Ask Amy Amy Dickinson, Ask Amy

Amy Dickinson is a general advice columnist.

DEAR AMY: My current husband and I have been married 14 years. (he is 74, I am 60). I had a very traumatic divorce. My current husband was one of the lawyers involved in the divorce. We had a whirlwind relationship and married after nine months. My new stepdaughter, 31 years old at the time, chose to destroy our special day, and to this day, hates me. My husband and I tried to work this through; he was devastated and I let her walk all over me. Now I don’t have anything to do with her. Now, my husband has refused to attend any of my family events if my only son is attending because my son has had several DUIs. My son is a very hard worker but has a very limited income. I have helped him out with legal fees, etc. I used our joint accounts for this. Mainly my husband seems to think my son is a loser. After holding in my anger about having to shuffle holiday events so that my husband doesn’t have to be there with my “wayward” son, I totally blew up and revealed very ugly sexual activities that his daughter did. I feel terrible about this. Because he is a lawyer and can file for divorce (and has done it before without my knowledge after fights), is my love for him healthy? Should we try harder to make this work? Ninety percent of the time we are good.

Wondering Wife

DEAR WONDERING: Should you work harder on your marriage? Yes. But you two also seem to be equally poor parents: enablers, punishers and with distorted views of your adult children.

I’m shocked that your marriage is good 90 percent of the time, because given what you report, you two deal with your problems by refusing to deal with your problems and blaming your partner.

You should decide to be partners first, and then parent together. This means that you don’t sneak money from your joint account to enable your son’s drinking, and he doesn’t tolerate his adult daughter’s mistreatment of you.

Your mutual refusal to acknowledge and take responsibility for your own actions doesn’t bode well. A counselor with a specialty in family systems could help. You might also want to consult with your own lawyer.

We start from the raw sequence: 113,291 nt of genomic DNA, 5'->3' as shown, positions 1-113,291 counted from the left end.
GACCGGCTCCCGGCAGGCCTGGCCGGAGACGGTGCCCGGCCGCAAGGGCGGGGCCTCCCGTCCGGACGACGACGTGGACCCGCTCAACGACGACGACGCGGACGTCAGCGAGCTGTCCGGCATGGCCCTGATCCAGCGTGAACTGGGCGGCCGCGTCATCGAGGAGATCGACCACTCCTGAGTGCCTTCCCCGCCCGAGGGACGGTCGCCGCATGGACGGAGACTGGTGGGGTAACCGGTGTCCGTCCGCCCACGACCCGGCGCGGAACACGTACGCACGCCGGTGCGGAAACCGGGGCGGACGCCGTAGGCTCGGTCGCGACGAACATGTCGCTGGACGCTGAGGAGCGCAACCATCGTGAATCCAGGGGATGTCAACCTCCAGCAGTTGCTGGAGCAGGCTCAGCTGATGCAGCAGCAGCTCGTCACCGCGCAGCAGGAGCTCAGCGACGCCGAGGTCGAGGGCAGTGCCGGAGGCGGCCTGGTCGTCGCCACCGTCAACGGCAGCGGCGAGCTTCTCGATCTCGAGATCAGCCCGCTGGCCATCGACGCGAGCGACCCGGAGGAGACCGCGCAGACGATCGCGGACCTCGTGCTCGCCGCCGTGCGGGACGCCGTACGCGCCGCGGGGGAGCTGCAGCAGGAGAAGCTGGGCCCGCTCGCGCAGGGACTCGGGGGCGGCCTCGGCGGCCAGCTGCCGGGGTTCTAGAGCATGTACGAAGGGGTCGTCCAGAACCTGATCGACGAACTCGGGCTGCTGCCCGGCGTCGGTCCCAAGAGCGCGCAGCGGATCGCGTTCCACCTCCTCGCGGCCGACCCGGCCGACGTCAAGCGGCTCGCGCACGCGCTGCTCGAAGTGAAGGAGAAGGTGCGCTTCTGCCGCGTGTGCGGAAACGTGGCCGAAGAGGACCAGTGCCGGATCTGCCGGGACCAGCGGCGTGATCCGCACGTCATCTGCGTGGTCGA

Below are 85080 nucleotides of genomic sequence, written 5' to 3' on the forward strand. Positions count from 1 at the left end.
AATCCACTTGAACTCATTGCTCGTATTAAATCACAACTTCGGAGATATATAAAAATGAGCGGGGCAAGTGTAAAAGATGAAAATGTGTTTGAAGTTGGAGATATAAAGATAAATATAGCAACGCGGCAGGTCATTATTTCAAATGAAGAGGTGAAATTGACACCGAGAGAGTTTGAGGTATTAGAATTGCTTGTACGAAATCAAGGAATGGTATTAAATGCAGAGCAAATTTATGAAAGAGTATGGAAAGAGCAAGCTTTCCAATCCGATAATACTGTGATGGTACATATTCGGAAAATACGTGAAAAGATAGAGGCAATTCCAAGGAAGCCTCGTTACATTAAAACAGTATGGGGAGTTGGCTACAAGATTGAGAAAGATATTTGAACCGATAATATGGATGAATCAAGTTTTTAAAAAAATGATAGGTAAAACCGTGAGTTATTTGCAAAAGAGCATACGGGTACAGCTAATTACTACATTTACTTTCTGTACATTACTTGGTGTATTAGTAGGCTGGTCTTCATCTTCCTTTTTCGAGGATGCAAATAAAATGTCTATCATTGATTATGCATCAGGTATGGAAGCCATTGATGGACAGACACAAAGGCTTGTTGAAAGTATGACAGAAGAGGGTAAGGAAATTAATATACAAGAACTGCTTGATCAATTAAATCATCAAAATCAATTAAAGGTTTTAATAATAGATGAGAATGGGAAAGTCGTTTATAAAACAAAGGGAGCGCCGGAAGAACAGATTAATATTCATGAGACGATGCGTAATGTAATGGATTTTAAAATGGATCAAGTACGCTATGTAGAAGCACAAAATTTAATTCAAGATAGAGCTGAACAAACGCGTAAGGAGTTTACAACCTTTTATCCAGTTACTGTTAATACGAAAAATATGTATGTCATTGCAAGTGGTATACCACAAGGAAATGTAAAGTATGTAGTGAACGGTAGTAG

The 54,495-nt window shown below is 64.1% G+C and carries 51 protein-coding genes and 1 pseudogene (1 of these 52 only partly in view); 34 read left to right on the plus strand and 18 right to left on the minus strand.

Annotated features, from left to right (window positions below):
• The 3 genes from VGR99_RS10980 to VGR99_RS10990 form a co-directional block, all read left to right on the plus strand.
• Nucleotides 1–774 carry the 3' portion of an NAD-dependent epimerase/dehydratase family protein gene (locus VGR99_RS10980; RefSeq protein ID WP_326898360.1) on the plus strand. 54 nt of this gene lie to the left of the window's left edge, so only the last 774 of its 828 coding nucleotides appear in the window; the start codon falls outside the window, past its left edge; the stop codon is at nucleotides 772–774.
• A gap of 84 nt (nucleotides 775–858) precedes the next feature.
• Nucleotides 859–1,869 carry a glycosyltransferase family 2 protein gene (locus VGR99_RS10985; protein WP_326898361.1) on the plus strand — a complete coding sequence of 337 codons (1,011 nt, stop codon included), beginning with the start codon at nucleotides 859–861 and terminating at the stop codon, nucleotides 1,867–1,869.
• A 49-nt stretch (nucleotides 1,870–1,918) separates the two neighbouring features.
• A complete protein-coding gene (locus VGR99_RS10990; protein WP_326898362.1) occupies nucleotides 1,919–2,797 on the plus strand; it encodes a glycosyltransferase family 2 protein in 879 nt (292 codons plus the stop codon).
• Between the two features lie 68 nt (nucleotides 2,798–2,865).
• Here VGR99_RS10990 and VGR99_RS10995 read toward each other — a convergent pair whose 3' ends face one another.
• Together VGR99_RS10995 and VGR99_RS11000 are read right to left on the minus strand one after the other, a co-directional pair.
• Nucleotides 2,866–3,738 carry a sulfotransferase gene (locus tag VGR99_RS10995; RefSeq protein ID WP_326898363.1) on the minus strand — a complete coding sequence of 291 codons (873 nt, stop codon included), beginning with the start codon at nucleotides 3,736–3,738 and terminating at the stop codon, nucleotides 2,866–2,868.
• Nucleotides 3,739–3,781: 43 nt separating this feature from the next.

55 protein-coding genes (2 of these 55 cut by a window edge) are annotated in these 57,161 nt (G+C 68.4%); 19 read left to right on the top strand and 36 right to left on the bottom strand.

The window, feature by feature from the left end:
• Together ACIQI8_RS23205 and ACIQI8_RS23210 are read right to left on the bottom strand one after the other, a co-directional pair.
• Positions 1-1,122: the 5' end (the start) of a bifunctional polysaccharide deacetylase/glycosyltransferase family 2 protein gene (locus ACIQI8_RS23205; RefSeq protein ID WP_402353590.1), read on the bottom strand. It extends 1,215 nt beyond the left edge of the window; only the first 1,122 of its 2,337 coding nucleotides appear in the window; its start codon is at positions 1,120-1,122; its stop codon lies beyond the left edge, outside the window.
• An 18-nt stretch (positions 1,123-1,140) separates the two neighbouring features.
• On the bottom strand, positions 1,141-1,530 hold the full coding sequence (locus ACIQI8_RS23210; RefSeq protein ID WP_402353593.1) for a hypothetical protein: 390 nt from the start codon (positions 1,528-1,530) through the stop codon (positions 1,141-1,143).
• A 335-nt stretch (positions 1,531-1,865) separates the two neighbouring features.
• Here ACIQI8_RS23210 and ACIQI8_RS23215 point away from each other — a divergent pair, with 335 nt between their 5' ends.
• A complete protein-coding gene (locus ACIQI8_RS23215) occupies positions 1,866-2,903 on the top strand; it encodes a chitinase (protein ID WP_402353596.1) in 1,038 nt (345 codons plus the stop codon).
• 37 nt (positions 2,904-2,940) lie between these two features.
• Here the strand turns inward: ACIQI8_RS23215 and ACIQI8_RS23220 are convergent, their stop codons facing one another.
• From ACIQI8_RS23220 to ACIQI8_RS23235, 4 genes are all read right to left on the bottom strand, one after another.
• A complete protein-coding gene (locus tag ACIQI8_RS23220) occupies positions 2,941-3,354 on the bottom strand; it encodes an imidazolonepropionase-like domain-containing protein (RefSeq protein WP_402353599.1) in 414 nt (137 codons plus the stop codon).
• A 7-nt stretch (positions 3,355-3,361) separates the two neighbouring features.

DEAR AMY: I have been extremely unhappy since I was 8 years old and I’m 27 now. It just seems like my life keeps getting worse. I have never had more than a few friends, and have not really been in a relationship. I have been struggling since I was last in college and cannot get the jobs I go for. I feel like I’m rotting and stuck at home while people who have treated me badly get ahead. I would like to get into politics or acting, but I have no clue how to get started. I am constantly rejected by people, and it is extremely frustrating. I am too old to have these problems. I don’t know what to do. I want a career I will enjoy, but spending your life sitting around at home is definitely not good. I am missing out on so much. I don’t know how to make people want to help me career-wise and in my personal life.

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Frustrated

DEAR FRUSTRATED: You should get a thorough mental health screening, and solid career coaching.

For someone who is sensitive to rejection, your two career choices: politics and acting, are not good fits. Both careers involve repeated rejection experiences, but if you are truly passionate about these things, then you will learn the most by diving in.

You should volunteer with a local political campaign, supporting a cause or a candidate you believe in. You should also take an improv class. Improv acting is a great way to learn to navigate around different personalities, think on your feet, master rejection and learn to always say “yes.”

Dear Amy: “Hurting” reported that her mother was acting angry and upset at her decision (at the age of 32) to move out. When I announced move-out plans to my parents, my mother replied testily, “What do you think you’re going to do there?” and then asked my father if he was going to mow the back lawn after dinner. Subject closed! Later she wrote to me, “You’ll never know how difficult it was to put you on the train...”

Lynn

DEAR LYNN: Many a parent has replied testily when they wanted to respond tearfully.